Soren Frantz / Photo Editor

Claire Boughton
Sports Editor

It’s not every day that the grass on the student center lawn is anything but green.

However, that was the scene this past weekend when the Global Culture Club (GCC) put on their annual Holi Festival to celebrate the beginning of spring.

Holi, which is traditionally celebrated in Nepal and India, is also known as the Festival of Color due to the vibrant colored powders participants throw at one another to rejoice in the start of spring. Water was also heavily incorporated into the festivities through water balloons and a large sprinkler in the middle of the lawn.

Holi not only celebrates the start of spring, however it also represents the idea of good over evil and new beginnings.

“Mythologically, Holi is supposed to be good over evil,” explained sophomore and GCC treasurer Slesha Tuladhar. “It is a day that you forget about all the things and you just enjoy colors [and] water with friends and family. At least once, get out of that evil, like any sort of evil that is standing in your life.”

Senior Colette Rinker said that for her, Holi meant welcoming the changes in her life post-graduation.

“I attended the Holi event my freshman year and it was so fun and a great way to celebrate spring and learn about a new culture and just meet some amazing new people when I was a first-year student,” said Rinker. “It’s really great to celebrate the new season and have it in a very colorful way. As with Holi [this event means] new beginnings. For myself, I am a senior, I’m graduating and being able to celebrate that new beginning with stepping out of college and what’s next.”

Fellow senior Kristen Perras shared similar sentiments with Rinker, saying the event worked as both a stress release and a chance to learn about a different culture.

“This was a total release, especially during finals,” said Perras. “I really did not know anything about Holi or this festival, so for [the Global Culture Club] to sit down and do my henna and talk to me about it, I mean I don’t have this type of cultural background so it’s really nice to see someone elses cultural background that I may never experience aside from this.”

Junior member of the Social Activities Council Selena Legacy said that she viewed Holi as a great chance to learn and support other cultures on the Keene State College campus.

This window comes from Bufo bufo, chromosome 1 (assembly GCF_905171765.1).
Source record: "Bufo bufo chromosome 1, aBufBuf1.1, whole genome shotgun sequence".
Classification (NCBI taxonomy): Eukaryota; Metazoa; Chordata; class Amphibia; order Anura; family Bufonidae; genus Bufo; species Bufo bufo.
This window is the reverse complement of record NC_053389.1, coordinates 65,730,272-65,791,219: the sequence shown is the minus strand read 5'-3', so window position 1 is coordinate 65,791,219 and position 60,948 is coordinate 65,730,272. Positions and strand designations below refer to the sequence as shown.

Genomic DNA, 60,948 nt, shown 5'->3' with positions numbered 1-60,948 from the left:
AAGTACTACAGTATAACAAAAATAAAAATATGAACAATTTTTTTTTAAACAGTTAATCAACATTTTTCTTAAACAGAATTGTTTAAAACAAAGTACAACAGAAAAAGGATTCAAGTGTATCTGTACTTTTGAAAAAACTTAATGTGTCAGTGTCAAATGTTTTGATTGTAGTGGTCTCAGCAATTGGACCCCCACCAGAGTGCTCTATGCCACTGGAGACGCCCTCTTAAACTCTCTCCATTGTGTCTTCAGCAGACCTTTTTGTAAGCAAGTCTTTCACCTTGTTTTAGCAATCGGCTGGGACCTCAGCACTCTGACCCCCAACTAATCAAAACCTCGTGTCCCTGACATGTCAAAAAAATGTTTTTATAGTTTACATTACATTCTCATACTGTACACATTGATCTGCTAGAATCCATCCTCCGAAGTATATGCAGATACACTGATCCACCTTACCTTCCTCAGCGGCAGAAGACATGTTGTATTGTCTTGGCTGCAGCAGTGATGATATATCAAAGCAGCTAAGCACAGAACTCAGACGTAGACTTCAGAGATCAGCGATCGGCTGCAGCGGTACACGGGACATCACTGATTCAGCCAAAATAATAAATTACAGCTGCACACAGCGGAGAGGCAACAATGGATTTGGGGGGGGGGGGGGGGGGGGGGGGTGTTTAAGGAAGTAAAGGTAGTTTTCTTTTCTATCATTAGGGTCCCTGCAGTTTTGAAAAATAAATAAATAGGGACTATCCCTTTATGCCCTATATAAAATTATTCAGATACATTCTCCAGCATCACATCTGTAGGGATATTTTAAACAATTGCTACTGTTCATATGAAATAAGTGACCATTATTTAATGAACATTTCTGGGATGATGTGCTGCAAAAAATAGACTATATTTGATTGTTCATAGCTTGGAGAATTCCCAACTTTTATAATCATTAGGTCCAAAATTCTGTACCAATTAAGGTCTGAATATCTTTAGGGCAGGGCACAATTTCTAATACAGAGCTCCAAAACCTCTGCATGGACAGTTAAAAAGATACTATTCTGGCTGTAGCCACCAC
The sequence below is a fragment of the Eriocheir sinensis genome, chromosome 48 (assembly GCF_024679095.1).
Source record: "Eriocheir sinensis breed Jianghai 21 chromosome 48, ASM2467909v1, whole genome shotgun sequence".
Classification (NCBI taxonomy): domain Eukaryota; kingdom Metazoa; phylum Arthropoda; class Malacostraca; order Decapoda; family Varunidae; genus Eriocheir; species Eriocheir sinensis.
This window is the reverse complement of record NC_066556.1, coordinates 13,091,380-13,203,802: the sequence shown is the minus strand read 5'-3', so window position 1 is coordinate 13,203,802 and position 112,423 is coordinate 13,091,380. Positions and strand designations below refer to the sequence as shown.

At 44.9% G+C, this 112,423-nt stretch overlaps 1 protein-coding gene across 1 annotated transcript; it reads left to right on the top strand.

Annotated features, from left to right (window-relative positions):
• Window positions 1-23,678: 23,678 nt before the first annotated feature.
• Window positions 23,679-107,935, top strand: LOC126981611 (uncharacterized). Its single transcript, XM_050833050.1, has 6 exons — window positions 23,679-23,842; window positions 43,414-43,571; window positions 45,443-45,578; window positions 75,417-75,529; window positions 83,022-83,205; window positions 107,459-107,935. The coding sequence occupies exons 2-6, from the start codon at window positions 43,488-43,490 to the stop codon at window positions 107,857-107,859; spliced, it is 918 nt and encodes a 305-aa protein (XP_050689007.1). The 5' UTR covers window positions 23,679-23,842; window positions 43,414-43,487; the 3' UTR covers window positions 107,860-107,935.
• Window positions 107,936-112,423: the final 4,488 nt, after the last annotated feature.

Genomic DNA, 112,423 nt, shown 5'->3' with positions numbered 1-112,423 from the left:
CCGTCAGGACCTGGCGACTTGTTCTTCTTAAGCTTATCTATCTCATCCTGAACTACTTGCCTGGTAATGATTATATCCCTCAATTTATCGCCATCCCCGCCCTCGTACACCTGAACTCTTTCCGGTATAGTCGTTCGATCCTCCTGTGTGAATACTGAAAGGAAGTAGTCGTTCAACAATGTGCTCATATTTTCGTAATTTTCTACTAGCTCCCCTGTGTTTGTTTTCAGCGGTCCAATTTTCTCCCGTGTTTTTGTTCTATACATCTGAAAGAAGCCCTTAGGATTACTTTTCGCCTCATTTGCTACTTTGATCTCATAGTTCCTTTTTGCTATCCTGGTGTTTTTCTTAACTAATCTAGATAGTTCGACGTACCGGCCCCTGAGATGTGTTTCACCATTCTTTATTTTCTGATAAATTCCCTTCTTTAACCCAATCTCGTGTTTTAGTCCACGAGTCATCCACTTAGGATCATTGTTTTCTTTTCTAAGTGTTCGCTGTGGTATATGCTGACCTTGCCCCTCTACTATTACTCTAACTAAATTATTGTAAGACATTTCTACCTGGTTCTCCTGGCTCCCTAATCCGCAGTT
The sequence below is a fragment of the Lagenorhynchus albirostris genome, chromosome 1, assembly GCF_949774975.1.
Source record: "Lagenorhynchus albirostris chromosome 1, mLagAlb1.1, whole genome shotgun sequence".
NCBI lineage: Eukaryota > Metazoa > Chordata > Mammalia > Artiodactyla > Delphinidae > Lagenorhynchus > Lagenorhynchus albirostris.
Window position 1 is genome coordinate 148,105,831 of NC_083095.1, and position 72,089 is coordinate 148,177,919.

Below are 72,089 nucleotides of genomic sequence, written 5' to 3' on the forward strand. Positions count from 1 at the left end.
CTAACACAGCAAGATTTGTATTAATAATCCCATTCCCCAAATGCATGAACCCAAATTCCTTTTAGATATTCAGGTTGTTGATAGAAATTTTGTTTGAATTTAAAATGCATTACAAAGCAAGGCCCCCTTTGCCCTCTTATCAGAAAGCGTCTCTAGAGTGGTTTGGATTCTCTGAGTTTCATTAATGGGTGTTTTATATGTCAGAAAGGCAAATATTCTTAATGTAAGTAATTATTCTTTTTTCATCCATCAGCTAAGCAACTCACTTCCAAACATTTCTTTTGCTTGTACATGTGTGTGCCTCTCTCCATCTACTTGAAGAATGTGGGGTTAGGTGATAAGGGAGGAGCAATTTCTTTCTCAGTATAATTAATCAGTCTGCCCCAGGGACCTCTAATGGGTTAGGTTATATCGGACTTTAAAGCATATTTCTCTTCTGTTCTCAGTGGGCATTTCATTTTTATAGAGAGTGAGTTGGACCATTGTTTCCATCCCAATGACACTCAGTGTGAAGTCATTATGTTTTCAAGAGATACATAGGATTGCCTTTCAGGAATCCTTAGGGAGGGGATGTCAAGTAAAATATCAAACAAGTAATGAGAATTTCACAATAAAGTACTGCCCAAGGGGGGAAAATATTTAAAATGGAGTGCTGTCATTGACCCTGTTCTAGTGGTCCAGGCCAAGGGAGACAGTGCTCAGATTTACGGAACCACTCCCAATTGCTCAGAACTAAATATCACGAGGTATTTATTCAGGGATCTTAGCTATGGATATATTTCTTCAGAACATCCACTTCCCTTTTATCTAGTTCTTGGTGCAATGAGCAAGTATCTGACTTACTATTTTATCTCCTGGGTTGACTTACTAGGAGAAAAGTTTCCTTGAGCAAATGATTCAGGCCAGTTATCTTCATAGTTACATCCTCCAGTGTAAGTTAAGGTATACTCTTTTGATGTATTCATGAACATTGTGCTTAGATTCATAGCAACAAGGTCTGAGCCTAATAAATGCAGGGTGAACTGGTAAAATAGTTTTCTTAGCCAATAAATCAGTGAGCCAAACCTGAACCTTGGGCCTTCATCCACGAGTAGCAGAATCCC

“Being caucasian I felt like it was important to go and show my support because it is something we need to take more into thought with our other diversities on campus, so I am glad that [the Global Culture Club] put this event on,” said Legacy.

This year, the Holi Festival included a variety of live performances and speeches from Keene State students and faculty.

Senior and president of GCC Benajil Rai and first-year Smriti Gurung hosted the event, introducing musical performances by women’s and gender studies professor Dr. Patricia Pedroza Gonzalez and Keene State students Oscar Munoz, Pedro Paez and Rory Butler. GCC member Marcos Silveira also spoke at the event and both Rai and Tuladhar performed a dance together.

GCC advisor Steve Spiegel explained how cultural events on college campuses are incredibly important for bringing a community together.

“Keene State is a wonderful place but one thing that makes it wonderful is the diversity of the people,” said Spiegel. “Students have so much to offer and they just need an outlet and when people learn about other cultures and countries everything becomes a little bit smaller and people understand each other a little bit better.”


Disclaimer: Benajil Rai is the Multimedia Director for the Equinox.


Claire Boughton can be contacted at

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